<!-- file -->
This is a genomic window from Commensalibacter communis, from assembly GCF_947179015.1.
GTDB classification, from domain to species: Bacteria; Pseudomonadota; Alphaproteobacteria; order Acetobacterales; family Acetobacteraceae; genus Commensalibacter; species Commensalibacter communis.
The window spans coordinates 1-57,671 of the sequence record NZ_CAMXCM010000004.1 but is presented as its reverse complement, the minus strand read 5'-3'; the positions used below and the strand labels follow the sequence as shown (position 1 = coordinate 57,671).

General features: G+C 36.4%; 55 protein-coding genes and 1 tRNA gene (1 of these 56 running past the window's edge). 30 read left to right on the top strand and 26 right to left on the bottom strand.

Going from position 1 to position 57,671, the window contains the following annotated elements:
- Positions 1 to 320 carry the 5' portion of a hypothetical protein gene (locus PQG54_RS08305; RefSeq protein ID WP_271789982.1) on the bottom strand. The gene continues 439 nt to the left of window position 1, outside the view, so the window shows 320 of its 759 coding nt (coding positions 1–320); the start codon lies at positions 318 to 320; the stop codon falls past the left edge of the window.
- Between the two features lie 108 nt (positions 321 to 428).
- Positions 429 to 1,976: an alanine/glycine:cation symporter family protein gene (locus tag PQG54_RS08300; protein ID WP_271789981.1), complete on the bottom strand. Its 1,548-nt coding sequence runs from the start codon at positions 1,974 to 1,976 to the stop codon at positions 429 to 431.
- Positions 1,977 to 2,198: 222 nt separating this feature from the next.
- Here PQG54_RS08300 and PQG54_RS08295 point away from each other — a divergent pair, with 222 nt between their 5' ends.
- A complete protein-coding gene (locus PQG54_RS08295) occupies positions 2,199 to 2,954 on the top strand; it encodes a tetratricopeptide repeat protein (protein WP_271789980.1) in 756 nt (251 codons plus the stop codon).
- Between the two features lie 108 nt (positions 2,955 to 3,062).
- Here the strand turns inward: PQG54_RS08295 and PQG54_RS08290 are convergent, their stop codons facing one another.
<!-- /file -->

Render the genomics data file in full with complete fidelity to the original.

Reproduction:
This is a genomic window from Commensalibacter communis, from assembly GCF_947179015.1.
GTDB classification, from domain to species: Bacteria; Pseudomonadota; Alphaproteobacteria; order Acetobacterales; family Acetobacteraceae; genus Commensalibacter; species Commensalibacter communis.
The window spans coordinates 1-57,671 of the sequence record NZ_CAMXCM010000004.1 but is presented as its reverse complement, the minus strand read 5'-3'; the positions used below and the strand labels follow the sequence as shown (position 1 = coordinate 57,671).

General features: G+C 36.4%; 55 protein-coding genes and 1 tRNA gene (1 of these 56 running past the window's edge). 30 read left to right on the top strand and 26 right to left on the bottom strand.

Going from position 1 to position 57,671, the window contains the following annotated elements:
- Positions 1 to 320 carry the 5' portion of a hypothetical protein gene (locus PQG54_RS08305; RefSeq protein ID WP_271789982.1) on the bottom strand. The gene continues 439 nt to the left of window position 1, outside the view, so the window shows 320 of its 759 coding nt (coding positions 1–320); the start codon lies at positions 318 to 320; the stop codon falls past the left edge of the window.
- Between the two features lie 108 nt (positions 321 to 428).
- Positions 429 to 1,976: an alanine/glycine:cation symporter family protein gene (locus tag PQG54_RS08300; protein ID WP_271789981.1), complete on the bottom strand. Its 1,548-nt coding sequence runs from the start codon at positions 1,974 to 1,976 to the stop codon at positions 429 to 431.
- Positions 1,977 to 2,198: 222 nt separating this feature from the next.
- Here PQG54_RS08300 and PQG54_RS08295 point away from each other — a divergent pair, with 222 nt between their 5' ends.
- A complete protein-coding gene (locus PQG54_RS08295) occupies positions 2,199 to 2,954 on the top strand; it encodes a tetratricopeptide repeat protein (protein WP_271789980.1) in 756 nt (251 codons plus the stop codon).
- Between the two features lie 108 nt (positions 2,955 to 3,062).
- Here the strand turns inward: PQG54_RS08295 and PQG54_RS08290 are convergent, their stop codons facing one another.